Felipe Duran (known as “Felipón” among his close friends) is a photographer who studied at the Instituto Profesional ARCOS. According to those who knew him at the time, Felipe was interested in social issues. Since those days, he has devoted his entire career to them. According to the online newspaper “Mapuexpress,” Felipe arrived in the city of Temuco (capital of Araucania Region) a few years ago as a contributor to the international news agency UPI, and has concentrated his efforts on the topic of the Mapuche struggle and their land, Wallmapu, since then. He eventually committed fully to this issue, settling in the Wallmapu, where he has lived for more than 5 years. He now works for the Association of Independent Reporters (ARI) and as a freelance photojournalist.
But far from working only on this single issue, Felipe Durán has followed various popular struggles. Another photographer, Fernando Lavoz of AFI, recalls having met him in one of these struggles: in Aysén during the social upheaval in the region in summer of 2012, when local residents in that remote region cut off the main roads in support of their demand for post-earthquake reconstruction aid, and were brutally repressed by the Chilean military police. “Felipe had an instinct for knowing when and how to be; his commitment was clear, not only to get a good picture but also to tell what was happening and needed to be known” says Lavoz. They met many times after that, always in the context of social struggles, including a visit to the Mapuche political prisoners in the prison of Angol.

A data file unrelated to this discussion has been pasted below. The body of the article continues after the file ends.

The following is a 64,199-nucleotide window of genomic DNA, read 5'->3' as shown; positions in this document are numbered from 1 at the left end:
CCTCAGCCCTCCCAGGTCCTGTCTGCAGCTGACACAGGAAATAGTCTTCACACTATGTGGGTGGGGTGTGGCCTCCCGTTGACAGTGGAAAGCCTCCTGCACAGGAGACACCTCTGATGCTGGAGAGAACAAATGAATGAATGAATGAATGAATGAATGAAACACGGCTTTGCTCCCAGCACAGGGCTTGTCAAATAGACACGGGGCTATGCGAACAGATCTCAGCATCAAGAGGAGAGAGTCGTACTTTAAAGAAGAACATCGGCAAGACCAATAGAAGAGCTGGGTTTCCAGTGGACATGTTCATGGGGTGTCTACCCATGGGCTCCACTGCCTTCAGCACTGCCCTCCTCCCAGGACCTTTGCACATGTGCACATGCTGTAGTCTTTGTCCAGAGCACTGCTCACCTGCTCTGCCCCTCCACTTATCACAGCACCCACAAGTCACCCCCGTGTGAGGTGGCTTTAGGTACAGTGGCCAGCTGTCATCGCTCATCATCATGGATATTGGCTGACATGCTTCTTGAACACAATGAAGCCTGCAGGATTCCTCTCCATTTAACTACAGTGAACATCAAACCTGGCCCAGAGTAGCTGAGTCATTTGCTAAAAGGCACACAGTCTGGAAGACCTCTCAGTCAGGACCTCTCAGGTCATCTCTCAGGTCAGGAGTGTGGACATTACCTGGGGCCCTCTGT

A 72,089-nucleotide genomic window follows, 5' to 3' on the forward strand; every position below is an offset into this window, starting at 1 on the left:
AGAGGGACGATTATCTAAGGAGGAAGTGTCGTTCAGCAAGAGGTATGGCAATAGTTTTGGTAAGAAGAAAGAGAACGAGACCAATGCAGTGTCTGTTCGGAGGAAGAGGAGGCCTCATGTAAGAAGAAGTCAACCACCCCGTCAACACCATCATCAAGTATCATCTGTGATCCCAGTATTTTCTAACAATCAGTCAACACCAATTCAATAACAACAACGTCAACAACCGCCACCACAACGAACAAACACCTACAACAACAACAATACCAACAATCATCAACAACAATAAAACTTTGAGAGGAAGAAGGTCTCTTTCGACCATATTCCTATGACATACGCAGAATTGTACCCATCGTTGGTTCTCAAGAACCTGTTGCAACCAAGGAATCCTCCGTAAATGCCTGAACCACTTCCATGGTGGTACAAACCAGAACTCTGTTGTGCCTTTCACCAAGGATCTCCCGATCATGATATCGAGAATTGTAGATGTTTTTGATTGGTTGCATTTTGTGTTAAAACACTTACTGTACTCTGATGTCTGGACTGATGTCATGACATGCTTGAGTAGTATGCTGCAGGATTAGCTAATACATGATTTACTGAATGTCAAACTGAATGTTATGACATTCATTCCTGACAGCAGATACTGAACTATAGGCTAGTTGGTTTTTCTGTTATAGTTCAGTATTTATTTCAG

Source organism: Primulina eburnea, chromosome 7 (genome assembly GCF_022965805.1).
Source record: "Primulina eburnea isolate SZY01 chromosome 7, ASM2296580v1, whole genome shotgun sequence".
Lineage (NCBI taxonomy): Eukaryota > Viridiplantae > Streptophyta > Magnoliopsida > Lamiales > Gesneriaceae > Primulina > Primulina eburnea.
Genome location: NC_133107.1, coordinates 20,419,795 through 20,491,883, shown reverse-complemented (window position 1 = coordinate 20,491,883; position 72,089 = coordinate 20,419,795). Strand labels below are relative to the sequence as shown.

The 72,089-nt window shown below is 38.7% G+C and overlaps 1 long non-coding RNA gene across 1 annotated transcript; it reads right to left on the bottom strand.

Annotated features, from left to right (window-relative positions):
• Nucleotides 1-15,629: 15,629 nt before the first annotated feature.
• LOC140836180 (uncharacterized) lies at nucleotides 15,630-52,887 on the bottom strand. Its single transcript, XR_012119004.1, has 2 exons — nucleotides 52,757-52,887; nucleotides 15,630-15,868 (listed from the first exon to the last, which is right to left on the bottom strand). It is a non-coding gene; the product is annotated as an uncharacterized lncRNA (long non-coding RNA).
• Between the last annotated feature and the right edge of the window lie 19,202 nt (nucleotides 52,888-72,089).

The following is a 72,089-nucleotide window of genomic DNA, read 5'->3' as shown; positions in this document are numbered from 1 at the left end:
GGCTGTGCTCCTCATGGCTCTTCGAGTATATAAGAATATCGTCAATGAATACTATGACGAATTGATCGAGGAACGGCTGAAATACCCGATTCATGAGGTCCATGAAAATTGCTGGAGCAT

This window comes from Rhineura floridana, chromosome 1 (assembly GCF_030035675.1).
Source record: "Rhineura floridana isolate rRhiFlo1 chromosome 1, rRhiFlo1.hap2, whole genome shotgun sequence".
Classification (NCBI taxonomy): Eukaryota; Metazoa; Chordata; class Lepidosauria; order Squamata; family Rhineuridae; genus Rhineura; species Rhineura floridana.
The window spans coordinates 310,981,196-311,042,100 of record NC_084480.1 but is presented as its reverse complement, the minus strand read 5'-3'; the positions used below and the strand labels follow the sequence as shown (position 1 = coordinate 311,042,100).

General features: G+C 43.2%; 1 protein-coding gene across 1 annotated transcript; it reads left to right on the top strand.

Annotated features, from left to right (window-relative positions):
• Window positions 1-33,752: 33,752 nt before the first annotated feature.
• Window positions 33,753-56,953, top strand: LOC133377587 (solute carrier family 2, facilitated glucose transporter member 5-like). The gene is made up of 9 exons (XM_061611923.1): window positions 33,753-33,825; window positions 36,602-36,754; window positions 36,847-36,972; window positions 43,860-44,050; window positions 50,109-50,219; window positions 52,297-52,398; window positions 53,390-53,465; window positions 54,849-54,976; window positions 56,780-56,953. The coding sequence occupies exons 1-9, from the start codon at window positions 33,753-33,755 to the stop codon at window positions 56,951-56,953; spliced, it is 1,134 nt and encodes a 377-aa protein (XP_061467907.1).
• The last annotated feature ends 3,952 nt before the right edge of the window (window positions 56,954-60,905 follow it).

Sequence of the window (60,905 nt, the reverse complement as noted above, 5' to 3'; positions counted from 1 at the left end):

His proximity to the Mapuche people and their struggle made him a recurrent witness to the violence inflicted on the Mapuche by the military police, with his camera recording his achievements and sorrows. These pictures, which have toured the world, have overcome misinformation and shown the true face of the Chilean state in Wallmapu.
His work visualizing the Mapuche struggle is of such importance that his photographs are seen as the counterpart of the official version: the view from the Mapuche communities. In recent years, Felipe Durán came to be an essential resource for those in the international media seekng details on the fighting, recovery of lands, and the daily life of the communities in struggle. Media from around the world, such as the BBC and the Miami Herald, use these images to describe a conflict that sometimes is better known on the outside than in Chile itself. Felipe has become something akin to the “official eyes on the Mapuche people” to the world, his ever-reliable camera always finding the way to show what is happening.